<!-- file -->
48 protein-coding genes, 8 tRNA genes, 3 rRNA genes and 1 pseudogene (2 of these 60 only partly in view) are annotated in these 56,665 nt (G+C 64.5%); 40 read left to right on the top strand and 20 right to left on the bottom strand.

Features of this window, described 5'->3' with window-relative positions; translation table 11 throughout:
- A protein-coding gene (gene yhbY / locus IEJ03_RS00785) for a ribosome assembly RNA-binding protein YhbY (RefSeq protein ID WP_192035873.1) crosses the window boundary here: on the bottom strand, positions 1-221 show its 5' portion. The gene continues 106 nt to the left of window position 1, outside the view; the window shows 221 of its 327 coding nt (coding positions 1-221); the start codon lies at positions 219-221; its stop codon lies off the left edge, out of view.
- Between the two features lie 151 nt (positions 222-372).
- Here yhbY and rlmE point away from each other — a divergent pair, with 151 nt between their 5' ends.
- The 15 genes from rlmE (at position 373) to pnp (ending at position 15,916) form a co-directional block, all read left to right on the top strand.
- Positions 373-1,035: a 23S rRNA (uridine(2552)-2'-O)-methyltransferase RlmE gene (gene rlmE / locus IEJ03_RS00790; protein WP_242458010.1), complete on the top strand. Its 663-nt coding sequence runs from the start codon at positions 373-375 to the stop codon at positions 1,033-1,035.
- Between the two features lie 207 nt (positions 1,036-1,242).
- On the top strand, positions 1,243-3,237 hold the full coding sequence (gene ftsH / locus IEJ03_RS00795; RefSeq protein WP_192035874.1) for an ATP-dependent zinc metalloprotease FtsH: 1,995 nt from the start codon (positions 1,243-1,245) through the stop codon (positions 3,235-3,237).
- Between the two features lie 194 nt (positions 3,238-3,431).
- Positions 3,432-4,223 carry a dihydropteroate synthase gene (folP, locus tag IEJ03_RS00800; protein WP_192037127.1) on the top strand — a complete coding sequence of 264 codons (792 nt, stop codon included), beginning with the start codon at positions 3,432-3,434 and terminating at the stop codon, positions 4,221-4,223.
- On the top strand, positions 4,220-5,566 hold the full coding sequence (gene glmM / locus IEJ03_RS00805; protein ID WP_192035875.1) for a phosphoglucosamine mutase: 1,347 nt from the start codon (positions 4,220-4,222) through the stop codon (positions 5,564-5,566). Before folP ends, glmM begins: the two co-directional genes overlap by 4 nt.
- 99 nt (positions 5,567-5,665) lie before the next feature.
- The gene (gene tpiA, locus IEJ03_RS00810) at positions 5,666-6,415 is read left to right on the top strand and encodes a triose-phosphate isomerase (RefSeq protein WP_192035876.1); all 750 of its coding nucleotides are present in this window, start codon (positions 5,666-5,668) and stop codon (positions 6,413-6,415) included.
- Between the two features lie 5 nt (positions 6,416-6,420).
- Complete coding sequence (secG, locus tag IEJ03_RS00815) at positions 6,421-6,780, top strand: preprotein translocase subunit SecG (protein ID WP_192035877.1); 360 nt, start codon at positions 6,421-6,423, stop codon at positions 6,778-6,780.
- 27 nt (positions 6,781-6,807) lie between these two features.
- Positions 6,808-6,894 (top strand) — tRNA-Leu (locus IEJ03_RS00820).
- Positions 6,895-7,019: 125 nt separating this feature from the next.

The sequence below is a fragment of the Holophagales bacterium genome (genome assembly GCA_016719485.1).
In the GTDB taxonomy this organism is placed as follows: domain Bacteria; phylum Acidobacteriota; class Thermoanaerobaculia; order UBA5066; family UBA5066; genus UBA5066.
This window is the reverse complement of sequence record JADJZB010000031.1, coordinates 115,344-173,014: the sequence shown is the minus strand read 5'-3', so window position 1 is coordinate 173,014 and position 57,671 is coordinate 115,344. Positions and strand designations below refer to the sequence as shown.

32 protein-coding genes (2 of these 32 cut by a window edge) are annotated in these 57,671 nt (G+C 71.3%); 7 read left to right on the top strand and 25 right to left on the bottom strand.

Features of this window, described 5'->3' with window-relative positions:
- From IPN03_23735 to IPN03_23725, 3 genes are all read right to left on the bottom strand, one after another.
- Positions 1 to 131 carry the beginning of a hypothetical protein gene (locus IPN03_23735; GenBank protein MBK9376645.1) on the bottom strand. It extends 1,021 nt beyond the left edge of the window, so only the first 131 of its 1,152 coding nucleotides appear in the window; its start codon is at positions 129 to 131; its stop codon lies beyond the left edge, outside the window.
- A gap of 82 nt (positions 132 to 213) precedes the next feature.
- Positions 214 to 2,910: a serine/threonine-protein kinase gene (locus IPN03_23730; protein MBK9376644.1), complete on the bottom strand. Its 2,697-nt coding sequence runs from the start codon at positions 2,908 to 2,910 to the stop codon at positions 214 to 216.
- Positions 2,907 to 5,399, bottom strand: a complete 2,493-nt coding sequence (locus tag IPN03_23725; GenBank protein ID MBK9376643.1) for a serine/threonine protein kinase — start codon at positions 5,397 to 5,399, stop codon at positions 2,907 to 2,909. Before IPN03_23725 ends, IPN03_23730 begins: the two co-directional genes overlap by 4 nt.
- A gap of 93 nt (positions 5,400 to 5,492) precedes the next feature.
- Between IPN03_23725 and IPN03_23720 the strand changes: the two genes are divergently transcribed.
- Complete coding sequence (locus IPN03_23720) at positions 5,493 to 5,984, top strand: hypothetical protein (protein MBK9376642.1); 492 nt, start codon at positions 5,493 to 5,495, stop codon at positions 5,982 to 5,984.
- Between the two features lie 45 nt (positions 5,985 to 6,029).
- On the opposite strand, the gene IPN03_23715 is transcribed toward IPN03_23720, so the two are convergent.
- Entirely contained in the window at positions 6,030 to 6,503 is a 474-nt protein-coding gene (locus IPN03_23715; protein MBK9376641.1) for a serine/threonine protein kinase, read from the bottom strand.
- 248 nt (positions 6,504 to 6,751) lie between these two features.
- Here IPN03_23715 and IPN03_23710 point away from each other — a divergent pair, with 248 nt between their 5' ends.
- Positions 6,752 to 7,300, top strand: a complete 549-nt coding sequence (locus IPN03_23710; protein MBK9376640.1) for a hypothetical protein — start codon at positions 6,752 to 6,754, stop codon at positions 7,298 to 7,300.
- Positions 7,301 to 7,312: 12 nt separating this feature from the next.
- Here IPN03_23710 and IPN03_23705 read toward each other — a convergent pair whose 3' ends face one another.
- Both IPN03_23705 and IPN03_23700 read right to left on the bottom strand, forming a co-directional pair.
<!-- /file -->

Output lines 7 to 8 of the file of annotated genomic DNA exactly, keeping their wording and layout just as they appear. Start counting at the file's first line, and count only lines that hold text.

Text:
- Positions 373-1,035: a 23S rRNA (uridine(2552)-2'-O)-methyltransferase RlmE gene (gene rlmE / locus IEJ03_RS00790; protein WP_242458010.1), complete on the top strand. Its 663-nt coding sequence runs from the start codon at positions 373-375 to the stop codon at positions 1,033-1,035.
- Between the two features lie 207 nt (positions 1,036-1,242).